Income Investors Should Know That People Infrastructure Ltd (ASX:PPE) Goes Ex-Dividend Soon

Simply Wall St

Readers hoping to buy People Infrastructure Ltd (ASX:PPE) for its dividend will need to make their move shortly, as the stock is about to trade ex-dividend. Investors can purchase shares before the 27th of February in order to be eligible for this dividend, which will be paid on the 30th of March.

People Infrastructure's next dividend payment will be AU$0.04 per share. Last year, in total, the company distributed AU$0.085 to shareholders. Last year's total dividend payments show that People Infrastructure has a trailing yield of 2.3% on the current share price of A$3.7. We love seeing companies pay a dividend, but it's also important to be sure that laying the golden eggs isn't going to kill our golden goose! We need to see whether the dividend is covered by earnings and if it's growing.

View our latest analysis for People Infrastructure

If a company pays out more in dividends than it earned, then the dividend might become unsustainable - hardly an ideal situation. People Infrastructure paid out 58% of its earnings to investors last year, a normal payout level for most businesses. Yet cash flow is typically more important than profit for assessing dividend sustainability, so we should always check if the company generated enough cash to afford its dividend. Dividends consumed 70% of the company's free cash flow last year, which is within a normal range for most dividend-paying organisations.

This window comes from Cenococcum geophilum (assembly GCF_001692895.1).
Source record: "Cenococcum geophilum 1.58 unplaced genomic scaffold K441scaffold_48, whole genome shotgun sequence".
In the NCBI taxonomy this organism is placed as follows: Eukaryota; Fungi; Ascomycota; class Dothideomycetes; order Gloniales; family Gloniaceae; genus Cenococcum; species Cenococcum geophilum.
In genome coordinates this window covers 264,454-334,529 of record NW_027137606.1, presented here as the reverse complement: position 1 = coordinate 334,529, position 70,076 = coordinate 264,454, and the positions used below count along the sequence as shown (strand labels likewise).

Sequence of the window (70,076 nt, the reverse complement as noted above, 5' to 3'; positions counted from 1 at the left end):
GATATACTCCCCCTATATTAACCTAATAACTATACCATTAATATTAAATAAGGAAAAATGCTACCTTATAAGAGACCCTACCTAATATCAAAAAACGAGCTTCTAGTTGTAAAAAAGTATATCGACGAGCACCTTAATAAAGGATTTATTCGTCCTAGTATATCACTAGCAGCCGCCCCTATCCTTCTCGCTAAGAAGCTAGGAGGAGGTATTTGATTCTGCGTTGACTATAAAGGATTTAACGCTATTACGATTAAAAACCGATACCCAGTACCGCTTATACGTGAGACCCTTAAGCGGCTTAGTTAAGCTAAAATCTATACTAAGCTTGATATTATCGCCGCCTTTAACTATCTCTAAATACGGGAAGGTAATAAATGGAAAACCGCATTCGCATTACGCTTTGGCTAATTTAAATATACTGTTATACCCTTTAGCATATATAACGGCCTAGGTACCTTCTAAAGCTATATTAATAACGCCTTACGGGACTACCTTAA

It's encouraging to see that the dividend is covered by both profit and cash flow. This generally suggests the dividend is sustainable, as long as earnings don't drop precipitously.

Click here to see the company's payout ratio, plus analyst estimates of its future dividends.

ASX:PPE Historical Dividend Yield, February 22nd 2020

Have Earnings And Dividends Been Growing?

Companies with consistently growing earnings per share generally make the best dividend stocks, as they usually find it easier to grow dividends per share. If business enters a downturn and the dividend is cut, the company could see its value fall precipitously. With that in mind, it's good to see earnings have grown 5.2% on last year. While earnings have been growing at a credible rate, the company is paying out a majority of its earnings to shareholders. Therefore it's unlikely that the company will be able to reinvest heavily in its business, which could presage slower growth in the future.

One year is not very long in the grand scheme of things though, so we wouldn't draw too strong a conclusion based on these results.

People Infrastructure also issued more than 5% of its market cap in new stock during the past year, which we feel is likely to hurt its dividend prospects in the long run. Trying to grow the dividend while issuing large amounts of new shares reminds us of the ancient Greek tale of Sisyphus - perpetually pushing a boulder uphill.

Given that People Infrastructure has only been paying a dividend for a year, there's not much of a past history to draw insight from.

Final Takeaway

From a dividend perspective, should investors buy or avoid People Infrastructure? Earnings per share have been growing modestly and People Infrastructure paid out a bit over half of its earnings and free cash flow last year. All things considered, we are not particularly enthused about People Infrastructure from a dividend perspective.

Wondering what the future holds for People Infrastructure? See what the three analysts we track are forecasting, with this visualisation of its historical and future estimated earnings and cash flow

If you're in the market for dividend stocks, we recommend checking our list of top dividend stocks with a greater than 2% yield and an upcoming dividend.

If you spot an error that warrants correction, please contact the editor at editorial-team@simplywallst.com. This article by Simply Wall St is general in nature. It does not constitute a recommendation to buy or sell any stock, and does not take account of your objectives, or your financial situation. Simply Wall St has no position in the stocks mentioned.

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